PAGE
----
Fratelli Beretta USA is recalling approximately 862,000 pounds of uncured antipasto products that may be contaminated with Salmonella.
Approximately 862,000 pounds of uncured Italian meats from Fratelli Beretta USA are being pulled from store shelves because they may be contaminated with Salmonella Infantis and/or Salmonella Typhimurium.
Specifically, the recall pertains to 24-ounce trays containing two 12-ounce packages of Fratelli Beretta Uncured Antipasto Prosciutto, Soppressata, Milano Salami & Coppa, with best-by dates of Aug. 27 2021, through Feb. 11 2022, and the UPC code 073541305316. The product features the establishment number 7543B printed on the packaging next to the best-by date. The charcuterie trays were produced Feb. 28 through Aug. 15.
According to the U.S. Department of Agriculture’s Food Safety and Inspection Service (FSIS), the Fratelli Beretta brand Italian-style meats has been linked to a multistate outbreak of 36 Salmonella Typhimurium and Infantis illnesses in 17 states, which has led to the hospitalization of 12 people. After traceback investigation, the agency confirmed that some of the ill people had eaten the charcuterie meats before they got sick. FSIS is continuing to work with the Centers for Disease Control and Prevention (CDC) to determine if additional products are linked to illness.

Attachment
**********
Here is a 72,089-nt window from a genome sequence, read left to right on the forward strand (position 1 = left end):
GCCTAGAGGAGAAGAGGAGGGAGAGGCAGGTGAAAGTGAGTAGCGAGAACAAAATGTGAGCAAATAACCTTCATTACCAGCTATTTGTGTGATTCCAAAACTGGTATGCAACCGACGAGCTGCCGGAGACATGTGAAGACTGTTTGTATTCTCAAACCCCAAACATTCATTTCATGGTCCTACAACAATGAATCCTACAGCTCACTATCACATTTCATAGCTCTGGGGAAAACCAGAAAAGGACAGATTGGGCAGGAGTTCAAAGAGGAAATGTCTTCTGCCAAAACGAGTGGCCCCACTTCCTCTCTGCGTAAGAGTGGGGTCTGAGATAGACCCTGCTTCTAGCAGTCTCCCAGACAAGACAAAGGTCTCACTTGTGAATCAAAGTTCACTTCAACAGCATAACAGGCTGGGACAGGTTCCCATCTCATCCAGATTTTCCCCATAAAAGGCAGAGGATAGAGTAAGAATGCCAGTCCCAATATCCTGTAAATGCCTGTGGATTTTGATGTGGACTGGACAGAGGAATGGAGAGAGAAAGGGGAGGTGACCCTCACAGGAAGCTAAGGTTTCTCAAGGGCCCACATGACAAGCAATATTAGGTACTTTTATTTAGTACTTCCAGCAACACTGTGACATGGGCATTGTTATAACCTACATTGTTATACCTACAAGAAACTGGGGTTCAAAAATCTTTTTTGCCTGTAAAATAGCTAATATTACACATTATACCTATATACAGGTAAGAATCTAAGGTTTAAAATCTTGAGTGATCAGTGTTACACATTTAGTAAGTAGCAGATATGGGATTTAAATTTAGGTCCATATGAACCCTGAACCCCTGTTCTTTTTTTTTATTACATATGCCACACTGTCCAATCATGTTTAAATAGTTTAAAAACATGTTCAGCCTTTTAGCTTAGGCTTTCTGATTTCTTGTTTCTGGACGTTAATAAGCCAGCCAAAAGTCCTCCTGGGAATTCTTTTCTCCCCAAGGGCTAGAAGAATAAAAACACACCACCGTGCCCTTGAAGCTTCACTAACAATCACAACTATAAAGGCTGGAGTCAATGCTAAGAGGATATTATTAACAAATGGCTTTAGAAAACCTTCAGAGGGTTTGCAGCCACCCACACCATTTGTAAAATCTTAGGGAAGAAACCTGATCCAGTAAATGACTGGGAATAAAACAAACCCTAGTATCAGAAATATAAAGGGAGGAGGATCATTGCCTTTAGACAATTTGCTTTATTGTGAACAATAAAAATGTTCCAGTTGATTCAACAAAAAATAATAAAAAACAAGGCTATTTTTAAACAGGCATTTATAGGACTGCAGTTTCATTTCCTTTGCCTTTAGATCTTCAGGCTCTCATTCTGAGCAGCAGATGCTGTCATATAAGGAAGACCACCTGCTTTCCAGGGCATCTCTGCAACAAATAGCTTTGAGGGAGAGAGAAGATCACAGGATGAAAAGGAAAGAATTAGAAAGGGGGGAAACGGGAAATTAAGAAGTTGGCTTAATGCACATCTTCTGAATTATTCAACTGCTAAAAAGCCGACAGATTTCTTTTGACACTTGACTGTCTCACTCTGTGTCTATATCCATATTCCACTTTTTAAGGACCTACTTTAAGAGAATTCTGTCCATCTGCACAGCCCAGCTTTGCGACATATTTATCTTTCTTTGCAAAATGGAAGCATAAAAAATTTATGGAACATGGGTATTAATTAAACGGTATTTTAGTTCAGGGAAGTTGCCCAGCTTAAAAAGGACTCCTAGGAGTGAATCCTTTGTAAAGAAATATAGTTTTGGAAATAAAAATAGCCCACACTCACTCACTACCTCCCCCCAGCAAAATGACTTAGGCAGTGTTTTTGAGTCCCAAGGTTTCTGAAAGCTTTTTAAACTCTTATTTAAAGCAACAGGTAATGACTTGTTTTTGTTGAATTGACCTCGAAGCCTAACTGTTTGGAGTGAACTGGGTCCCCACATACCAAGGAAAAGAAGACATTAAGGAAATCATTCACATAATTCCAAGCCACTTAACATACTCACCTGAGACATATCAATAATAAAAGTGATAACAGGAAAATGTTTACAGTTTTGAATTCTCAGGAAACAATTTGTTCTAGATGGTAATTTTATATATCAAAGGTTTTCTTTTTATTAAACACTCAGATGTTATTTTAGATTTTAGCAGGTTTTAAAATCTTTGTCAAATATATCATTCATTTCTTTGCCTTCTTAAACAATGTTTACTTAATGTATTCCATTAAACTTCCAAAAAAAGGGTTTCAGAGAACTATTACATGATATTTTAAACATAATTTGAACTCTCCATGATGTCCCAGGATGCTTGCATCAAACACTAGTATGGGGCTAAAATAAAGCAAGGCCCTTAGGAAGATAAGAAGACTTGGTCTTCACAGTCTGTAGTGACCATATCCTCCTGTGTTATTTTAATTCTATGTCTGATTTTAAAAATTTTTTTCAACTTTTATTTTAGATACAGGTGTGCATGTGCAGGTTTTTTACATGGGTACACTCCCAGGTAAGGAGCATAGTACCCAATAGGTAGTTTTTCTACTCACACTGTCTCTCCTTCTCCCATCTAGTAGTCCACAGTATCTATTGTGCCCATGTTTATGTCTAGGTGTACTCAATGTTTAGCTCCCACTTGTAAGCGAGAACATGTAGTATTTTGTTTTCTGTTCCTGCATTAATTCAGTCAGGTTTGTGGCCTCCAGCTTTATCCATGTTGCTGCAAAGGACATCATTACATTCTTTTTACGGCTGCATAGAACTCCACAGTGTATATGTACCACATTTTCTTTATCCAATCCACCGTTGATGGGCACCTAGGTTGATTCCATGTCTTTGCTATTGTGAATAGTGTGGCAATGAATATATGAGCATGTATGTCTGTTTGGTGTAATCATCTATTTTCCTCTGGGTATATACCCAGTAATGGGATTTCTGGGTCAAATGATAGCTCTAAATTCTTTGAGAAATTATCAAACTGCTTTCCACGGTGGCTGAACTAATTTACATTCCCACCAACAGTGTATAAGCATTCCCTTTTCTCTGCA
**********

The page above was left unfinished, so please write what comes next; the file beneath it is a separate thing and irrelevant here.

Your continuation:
Mount Olive, N.J.-based Fratelli Beretta notified Costco members on Aug. 27 of the recall in a letter, which Costco posted to its website. In the letter, Fratelli Beretta President Simone Bocchini said that the recall was issued out of an “abundance of caution for consumers' safety, due to possible salmonella exposure."
Unfortunately, the ready-to-eat Italian meats were sold to retailers nationwide, so other grocery chains may have also sold the popular charcuterie product.
FSIS is instructing consumers to throw away these products or return them to the place of purchase.The CDC is advising businesses to wash and sanitize containers and surfaces that may have come in contact with the Italian meats.
Eating food contaminated with Salmonella can cause salmonellosis, one of the most common bacterial foodborne illnesses. Symptoms include diarrhea, abdominal cramps and fever within six hours to six days after eating the contaminated product. The illness usually lasts four to seven days. Older adults, infants, and persons with weakened immune systems are more likely to develop a severe illness.
Specialty food like charcuterie is likely to show up in shoppers' grocery carts as the holidays approach. If last year’s viral social media posts about charcuterie “houses” (akin to gingerbread houses) are any harbinger, trendy charcuterie offerings will ring up sales for holidays like Thanksgiving and Christmas.